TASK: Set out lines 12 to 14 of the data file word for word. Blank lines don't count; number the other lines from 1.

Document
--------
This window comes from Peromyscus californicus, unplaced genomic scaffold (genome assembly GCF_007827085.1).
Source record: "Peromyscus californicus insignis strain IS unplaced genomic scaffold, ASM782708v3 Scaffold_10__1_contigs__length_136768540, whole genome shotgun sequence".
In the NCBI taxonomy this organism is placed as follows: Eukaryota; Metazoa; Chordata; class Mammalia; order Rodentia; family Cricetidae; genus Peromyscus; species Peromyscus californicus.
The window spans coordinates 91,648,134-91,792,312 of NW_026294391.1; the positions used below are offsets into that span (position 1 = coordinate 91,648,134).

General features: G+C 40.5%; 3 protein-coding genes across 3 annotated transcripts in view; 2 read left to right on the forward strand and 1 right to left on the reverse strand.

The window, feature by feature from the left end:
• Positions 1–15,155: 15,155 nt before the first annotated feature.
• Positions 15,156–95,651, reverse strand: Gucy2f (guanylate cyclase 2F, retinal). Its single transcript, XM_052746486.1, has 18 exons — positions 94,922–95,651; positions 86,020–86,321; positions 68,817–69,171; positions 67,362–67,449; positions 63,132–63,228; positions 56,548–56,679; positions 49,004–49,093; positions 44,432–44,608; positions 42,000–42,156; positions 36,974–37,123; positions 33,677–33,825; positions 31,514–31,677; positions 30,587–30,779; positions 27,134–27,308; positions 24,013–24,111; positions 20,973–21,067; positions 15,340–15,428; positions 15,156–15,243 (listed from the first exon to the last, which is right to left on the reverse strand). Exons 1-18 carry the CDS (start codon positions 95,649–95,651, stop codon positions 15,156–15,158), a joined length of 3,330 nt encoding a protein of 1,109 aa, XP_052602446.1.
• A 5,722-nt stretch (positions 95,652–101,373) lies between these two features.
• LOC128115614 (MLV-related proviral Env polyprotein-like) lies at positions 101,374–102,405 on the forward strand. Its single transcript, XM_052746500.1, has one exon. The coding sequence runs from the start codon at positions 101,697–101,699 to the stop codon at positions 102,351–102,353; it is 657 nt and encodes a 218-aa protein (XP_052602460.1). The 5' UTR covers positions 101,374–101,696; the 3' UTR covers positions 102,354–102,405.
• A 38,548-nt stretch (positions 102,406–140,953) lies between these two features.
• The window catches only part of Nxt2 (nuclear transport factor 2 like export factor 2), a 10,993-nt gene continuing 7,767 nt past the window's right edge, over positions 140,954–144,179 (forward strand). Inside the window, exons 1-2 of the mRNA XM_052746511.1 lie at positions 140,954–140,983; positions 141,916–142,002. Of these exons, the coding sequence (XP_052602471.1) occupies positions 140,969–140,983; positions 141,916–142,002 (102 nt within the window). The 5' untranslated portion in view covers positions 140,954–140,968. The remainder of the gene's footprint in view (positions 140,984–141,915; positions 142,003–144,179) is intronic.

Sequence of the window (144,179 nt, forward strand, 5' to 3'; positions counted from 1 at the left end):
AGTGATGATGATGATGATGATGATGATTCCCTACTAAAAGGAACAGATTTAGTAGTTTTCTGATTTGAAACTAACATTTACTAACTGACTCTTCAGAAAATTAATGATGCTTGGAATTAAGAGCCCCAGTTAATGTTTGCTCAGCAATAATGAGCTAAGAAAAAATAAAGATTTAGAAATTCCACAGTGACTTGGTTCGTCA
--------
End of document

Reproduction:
• The window catches only part of Nxt2 (nuclear transport factor 2 like export factor 2), a 10,993-nt gene continuing 7,767 nt past the window's right edge, over positions 140,954–144,179 (forward strand). Inside the window, exons 1-2 of the mRNA XM_052746511.1 lie at positions 140,954–140,983; positions 141,916–142,002. Of these exons, the coding sequence (XP_052602471.1) occupies positions 140,969–140,983; positions 141,916–142,002 (102 nt within the window). The 5' untranslated portion in view covers positions 140,954–140,968. The remainder of the gene's footprint in view (positions 140,984–141,915; positions 142,003–144,179) is intronic.

Sequence of the window (144,179 nt, forward strand, 5' to 3'; positions counted from 1 at the left end):
AGTGATGATGATGATGATGATGATGATTCCCTACTAAAAGGAACAGATTTAGTAGTTTTCTGATTTGAAACTAACATTTACTAACTGACTCTTCAGAAAATTAATGATGCTTGGAATTAAGAGCCCCAGTTAATGTTTGCTCAGCAATAATGAGCTAAGAAAAAATAAAGATTTAGAAATTCCACAGTGACTTGGTTCGTCA